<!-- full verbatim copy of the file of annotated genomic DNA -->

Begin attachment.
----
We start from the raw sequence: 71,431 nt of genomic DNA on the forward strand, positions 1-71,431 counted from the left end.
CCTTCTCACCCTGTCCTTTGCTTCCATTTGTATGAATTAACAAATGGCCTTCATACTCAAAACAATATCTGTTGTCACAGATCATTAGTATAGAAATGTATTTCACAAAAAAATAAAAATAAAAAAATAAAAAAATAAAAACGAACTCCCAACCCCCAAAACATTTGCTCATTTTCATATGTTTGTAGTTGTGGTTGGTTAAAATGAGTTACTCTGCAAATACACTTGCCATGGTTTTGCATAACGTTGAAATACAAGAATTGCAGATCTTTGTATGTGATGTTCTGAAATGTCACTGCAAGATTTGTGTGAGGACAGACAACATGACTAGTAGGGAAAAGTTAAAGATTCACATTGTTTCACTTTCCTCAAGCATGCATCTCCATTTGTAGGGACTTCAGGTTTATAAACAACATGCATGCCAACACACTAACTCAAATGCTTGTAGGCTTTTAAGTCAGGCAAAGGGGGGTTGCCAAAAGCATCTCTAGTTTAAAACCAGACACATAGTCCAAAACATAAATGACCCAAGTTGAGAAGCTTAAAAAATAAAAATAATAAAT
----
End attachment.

We start from the raw sequence: 71,431 nt of genomic DNA on the forward strand, positions 1-71,431 counted from the left end.
CCTTCTCACCCTGTCCTTTGCTTCCATTTGTATGAATTAACAAATGGCCTTCATACTCAAAACAATATCTGTTGTCACAGATCATTAGTATAGAAATGTATTTCACAAAAAAATAAAAATAAAAAAATAAAAAAATAAAAACGAACTCCCAACCCCCAAAACATTTGCTCATTTTCATATGTTTGTAGTTGTGGTTGGTTAAAATGAGTTACTCTGCAAATACACTTGCCATGGTTTTGCATAACGTTGAAATACAAGAATTGCAGATCTTTGTATGTGATGTTCTGAAATGTCACTGCAAGATTTGTGTGAGGACAGACAACATGACTAGTAGGGAAAAGTTAAAGATTCACATTGTTTCACTTTCCTCAAGCATGCATCTCCATTTGTAGGGACTTCAGGTTTATAAACAACATGCATGCCAACACACTAACTCAAATGCTTGTAGGCTTTTAAGTCAGGCAAAGGGGGGTTGCCAAAAGCATCTCTAGTTTAAAACCAGACACATAGTCCAAAACATAAATGACCCAAGTTGAGAAGCTTAAAAAATAAAAATAATAAAT